We’ve all been through starting a new project. In the CI/CD world we live in, new projects that we start are not a matter of if, but how many. Being a product manager, it is widely known that problem determination lays at our feet. Another thing, that is less publicized, is risk mitigation.
You’ll know this intuitively because of the questions we tend to get and ask ourselves. These questions are themed often around the idea of “how do we know this will work?” We get so many variations of this question that it finds itself in all of our tools. Retrospectives are designed to help answer that question in the past, but what helps us understand this in the future?
As a product person and founder for over ten years, this is one of the questions that keep people like us up at night – partially because there is no solve. If you knew the future, you wouldn’t need to be a product manager, you ought to just play roulette all day. The best thing we can do is minimize our risks and surface potential problems as soon as possible.
How do you do that?
Let me introduce the concept of “Premortem,” tell you the first time I found about it, and how I’ve taught any PM on my team to leverage its power to mitigate the risks associated with launching something new.
What is a pre mortem?
A pre mortem is simple. It’s setting some dedicated time before the project begins, a set of questions. Those questions have a theme – let’s assume the worst has happened, first – what happened, then what got us there, and then a way to mitigate that risk. It’s super useful when there is a diverse range of folks in the room because each perspective more than likely has a critical failure that can ruin a project.
The benefit of doing this is two-fold. First – as a product manager, you’ll get far more visibility into what other teams go through. Second – the other perspectives will understand what other teams go through, and once put together, it’s easy to speak to everyone involved in common terminology. Pre mortems can create a map for teams to follow and stay aligned by presenting constraints.
The first time I saw it used
I worked for a company called Philosophie Group, an innovation consulting firm as a product strategist and while there, due to the wide range of companies the firm worked with, I got a chance to learn and apply all types of tools to help teams get the outcomes they desired. This was the first time I got a chance to see the magic of a premortem.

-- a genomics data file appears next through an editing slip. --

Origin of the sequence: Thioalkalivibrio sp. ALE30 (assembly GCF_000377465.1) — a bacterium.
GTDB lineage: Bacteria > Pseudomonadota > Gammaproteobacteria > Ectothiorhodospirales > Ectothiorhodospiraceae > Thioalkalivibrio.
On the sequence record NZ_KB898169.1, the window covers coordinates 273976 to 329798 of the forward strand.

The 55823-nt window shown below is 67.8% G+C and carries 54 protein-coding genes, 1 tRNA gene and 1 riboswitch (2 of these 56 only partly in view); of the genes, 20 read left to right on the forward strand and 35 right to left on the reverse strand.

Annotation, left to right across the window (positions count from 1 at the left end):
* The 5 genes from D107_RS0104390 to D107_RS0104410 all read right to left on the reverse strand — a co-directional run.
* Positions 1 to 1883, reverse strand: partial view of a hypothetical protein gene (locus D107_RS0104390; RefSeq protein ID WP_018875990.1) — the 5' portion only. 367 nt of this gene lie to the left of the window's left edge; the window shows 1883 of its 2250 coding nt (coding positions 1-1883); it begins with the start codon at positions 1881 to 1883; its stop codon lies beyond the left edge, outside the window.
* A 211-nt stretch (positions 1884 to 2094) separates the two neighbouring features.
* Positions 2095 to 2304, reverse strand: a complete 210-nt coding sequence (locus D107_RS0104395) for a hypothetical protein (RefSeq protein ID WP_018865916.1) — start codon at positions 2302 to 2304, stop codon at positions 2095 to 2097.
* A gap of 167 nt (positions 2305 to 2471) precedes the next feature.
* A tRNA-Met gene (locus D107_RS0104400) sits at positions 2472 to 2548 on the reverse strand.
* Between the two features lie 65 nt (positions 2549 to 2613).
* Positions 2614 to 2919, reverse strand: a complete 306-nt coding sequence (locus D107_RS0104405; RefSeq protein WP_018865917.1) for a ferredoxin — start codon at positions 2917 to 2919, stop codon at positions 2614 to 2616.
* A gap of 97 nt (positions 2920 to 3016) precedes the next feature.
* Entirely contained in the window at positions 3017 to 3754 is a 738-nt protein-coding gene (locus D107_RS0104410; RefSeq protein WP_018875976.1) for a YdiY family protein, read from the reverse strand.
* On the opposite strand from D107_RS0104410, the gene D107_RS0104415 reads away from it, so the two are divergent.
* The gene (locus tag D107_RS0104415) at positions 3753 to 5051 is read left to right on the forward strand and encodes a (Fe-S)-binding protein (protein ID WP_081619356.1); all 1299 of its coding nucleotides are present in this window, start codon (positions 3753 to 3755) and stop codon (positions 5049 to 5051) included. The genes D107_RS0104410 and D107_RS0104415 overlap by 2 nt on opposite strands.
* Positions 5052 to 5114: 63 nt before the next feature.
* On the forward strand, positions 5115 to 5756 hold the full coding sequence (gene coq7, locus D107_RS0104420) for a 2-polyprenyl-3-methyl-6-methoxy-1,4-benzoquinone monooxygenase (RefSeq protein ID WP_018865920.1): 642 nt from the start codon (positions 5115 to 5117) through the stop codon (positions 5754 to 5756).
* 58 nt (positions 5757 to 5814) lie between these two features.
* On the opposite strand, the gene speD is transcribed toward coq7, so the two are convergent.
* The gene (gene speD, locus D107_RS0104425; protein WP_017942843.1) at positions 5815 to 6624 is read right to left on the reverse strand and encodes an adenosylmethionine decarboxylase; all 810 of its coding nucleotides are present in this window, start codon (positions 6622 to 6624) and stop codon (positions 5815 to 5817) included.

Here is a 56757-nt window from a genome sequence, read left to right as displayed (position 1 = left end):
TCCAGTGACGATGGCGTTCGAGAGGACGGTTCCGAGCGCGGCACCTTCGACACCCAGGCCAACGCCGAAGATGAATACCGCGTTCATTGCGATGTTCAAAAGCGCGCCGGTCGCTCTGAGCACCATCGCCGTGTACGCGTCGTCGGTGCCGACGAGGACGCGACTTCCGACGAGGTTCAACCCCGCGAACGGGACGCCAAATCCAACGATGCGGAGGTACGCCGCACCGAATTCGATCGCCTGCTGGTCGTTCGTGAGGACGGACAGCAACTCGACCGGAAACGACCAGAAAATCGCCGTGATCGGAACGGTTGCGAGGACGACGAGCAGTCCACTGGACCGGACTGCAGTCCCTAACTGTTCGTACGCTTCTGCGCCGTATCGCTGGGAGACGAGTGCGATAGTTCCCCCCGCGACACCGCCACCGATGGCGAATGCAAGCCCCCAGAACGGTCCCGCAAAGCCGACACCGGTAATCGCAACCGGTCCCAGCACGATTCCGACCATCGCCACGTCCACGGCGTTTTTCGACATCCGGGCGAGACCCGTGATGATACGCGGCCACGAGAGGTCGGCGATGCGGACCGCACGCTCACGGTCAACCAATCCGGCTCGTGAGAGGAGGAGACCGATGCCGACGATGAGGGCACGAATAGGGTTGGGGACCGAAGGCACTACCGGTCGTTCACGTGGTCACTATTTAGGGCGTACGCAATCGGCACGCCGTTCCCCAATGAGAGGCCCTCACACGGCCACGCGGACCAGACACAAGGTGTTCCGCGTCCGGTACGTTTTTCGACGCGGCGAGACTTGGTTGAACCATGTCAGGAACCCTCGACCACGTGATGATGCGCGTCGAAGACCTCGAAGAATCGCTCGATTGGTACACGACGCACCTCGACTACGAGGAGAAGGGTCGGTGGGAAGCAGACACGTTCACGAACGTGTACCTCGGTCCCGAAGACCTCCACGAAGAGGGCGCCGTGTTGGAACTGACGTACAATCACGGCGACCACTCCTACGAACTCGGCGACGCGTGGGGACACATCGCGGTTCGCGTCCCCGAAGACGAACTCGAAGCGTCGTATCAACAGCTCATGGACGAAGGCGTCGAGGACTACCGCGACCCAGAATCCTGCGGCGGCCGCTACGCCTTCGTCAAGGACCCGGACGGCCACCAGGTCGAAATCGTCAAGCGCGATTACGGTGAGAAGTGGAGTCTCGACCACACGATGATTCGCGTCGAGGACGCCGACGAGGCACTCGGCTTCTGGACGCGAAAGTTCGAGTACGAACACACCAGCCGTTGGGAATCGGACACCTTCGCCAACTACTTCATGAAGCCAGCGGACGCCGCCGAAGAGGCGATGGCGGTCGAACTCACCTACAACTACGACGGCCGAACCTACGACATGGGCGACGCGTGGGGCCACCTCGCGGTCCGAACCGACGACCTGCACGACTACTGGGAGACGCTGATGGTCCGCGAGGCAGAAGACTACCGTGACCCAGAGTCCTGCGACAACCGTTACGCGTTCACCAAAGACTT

We had a client and they were really concerned. The work they did was in the non-profit sector, and going to an innovation shop was a big deal for them. Not only did they have a problem to solve, but they also needed to get institutional support – they were a rogue team.
Only we didn’t know that. If we had gone through this engagement as “normal” there was a high probability that the work we did would just be thrown away. Now, sure, as a firm, we would get paid, but who wants to work on stuff that won’t be used?
My manager, Chris Butler, had a feeling that something wasn’t right, and walked me through the concept of a premortem during one of our one on ones before our kickoff meeting. And with that, I walked in and executed, finding the “rogue team” problem extremely early.
It changed how the engagement worked, as we focused a lot more on helping the team working with us to build trust in their internal organization – and as a result, we got the follow-on engagement and the team got a little more ingratiated into their organization.
Why I teach this
One of the things that younger PM’s have to get a handle on is ambiguity. Product requires a different mindset than most disciplines because you are constantly living in a world of non-determined answers and there is no way to “right” no matter how much prep you do. It’s all ambiguous.
Teaching this to PM’s early gives them insights on how many potential problems. I then make them choose the top three or four to focus on per project, reminding them that it’s about choices, and nothing they can do get the “right” answer.
Pre-mortems not only lower the risk by surfacing problems, but it also helps PM’s (especially less experienced PMs) build trust by showing they care about the issues other teams face. Showing people you care is important and a trust builder.
Pre mortems are important
There is no way to know the “right” answer, but there are ways to make sure you get closer and surface critical errors early. Premortems are a tool to keep in your toolbox to surface your risk and make sure the team is aware.